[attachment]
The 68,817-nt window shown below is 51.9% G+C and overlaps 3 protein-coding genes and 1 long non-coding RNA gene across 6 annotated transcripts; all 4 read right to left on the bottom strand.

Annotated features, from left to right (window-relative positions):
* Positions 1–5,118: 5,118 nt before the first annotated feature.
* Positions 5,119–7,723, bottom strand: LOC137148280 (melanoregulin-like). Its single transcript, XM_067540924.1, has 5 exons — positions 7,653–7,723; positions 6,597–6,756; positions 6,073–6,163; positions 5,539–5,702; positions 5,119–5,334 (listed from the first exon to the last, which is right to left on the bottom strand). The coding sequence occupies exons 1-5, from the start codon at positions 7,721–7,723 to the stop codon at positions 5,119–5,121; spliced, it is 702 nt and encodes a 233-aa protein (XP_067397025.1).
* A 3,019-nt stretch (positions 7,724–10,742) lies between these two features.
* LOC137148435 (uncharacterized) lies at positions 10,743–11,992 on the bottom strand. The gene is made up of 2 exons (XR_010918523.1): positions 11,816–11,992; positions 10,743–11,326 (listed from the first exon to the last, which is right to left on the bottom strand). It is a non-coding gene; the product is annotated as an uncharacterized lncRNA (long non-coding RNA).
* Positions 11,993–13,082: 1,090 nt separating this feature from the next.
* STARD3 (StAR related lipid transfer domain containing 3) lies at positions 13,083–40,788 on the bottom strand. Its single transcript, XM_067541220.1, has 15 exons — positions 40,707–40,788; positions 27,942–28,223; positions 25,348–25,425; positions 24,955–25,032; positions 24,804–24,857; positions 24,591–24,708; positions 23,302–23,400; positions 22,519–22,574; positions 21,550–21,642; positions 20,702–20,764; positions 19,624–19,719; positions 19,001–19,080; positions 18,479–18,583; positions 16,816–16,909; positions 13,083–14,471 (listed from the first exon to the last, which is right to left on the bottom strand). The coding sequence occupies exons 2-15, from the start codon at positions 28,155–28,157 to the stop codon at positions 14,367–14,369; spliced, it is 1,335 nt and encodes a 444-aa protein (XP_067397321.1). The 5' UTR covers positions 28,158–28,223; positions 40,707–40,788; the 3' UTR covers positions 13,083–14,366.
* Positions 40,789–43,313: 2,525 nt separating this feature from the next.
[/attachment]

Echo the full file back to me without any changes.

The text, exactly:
The 68,817-nt window shown below is 51.9% G+C and overlaps 3 protein-coding genes and 1 long non-coding RNA gene across 6 annotated transcripts; all 4 read right to left on the bottom strand.

Annotated features, from left to right (window-relative positions):
* Positions 1–5,118: 5,118 nt before the first annotated feature.
* Positions 5,119–7,723, bottom strand: LOC137148280 (melanoregulin-like). Its single transcript, XM_067540924.1, has 5 exons — positions 7,653–7,723; positions 6,597–6,756; positions 6,073–6,163; positions 5,539–5,702; positions 5,119–5,334 (listed from the first exon to the last, which is right to left on the bottom strand). The coding sequence occupies exons 1-5, from the start codon at positions 7,721–7,723 to the stop codon at positions 5,119–5,121; spliced, it is 702 nt and encodes a 233-aa protein (XP_067397025.1).
* A 3,019-nt stretch (positions 7,724–10,742) lies between these two features.
* LOC137148435 (uncharacterized) lies at positions 10,743–11,992 on the bottom strand. The gene is made up of 2 exons (XR_010918523.1): positions 11,816–11,992; positions 10,743–11,326 (listed from the first exon to the last, which is right to left on the bottom strand). It is a non-coding gene; the product is annotated as an uncharacterized lncRNA (long non-coding RNA).
* Positions 11,993–13,082: 1,090 nt separating this feature from the next.
* STARD3 (StAR related lipid transfer domain containing 3) lies at positions 13,083–40,788 on the bottom strand. Its single transcript, XM_067541220.1, has 15 exons — positions 40,707–40,788; positions 27,942–28,223; positions 25,348–25,425; positions 24,955–25,032; positions 24,804–24,857; positions 24,591–24,708; positions 23,302–23,400; positions 22,519–22,574; positions 21,550–21,642; positions 20,702–20,764; positions 19,624–19,719; positions 19,001–19,080; positions 18,479–18,583; positions 16,816–16,909; positions 13,083–14,471 (listed from the first exon to the last, which is right to left on the bottom strand). The coding sequence occupies exons 2-15, from the start codon at positions 28,155–28,157 to the stop codon at positions 14,367–14,369; spliced, it is 1,335 nt and encodes a 444-aa protein (XP_067397321.1). The 5' UTR covers positions 28,158–28,223; positions 40,707–40,788; the 3' UTR covers positions 13,083–14,366.
* Positions 40,789–43,313: 2,525 nt separating this feature from the next.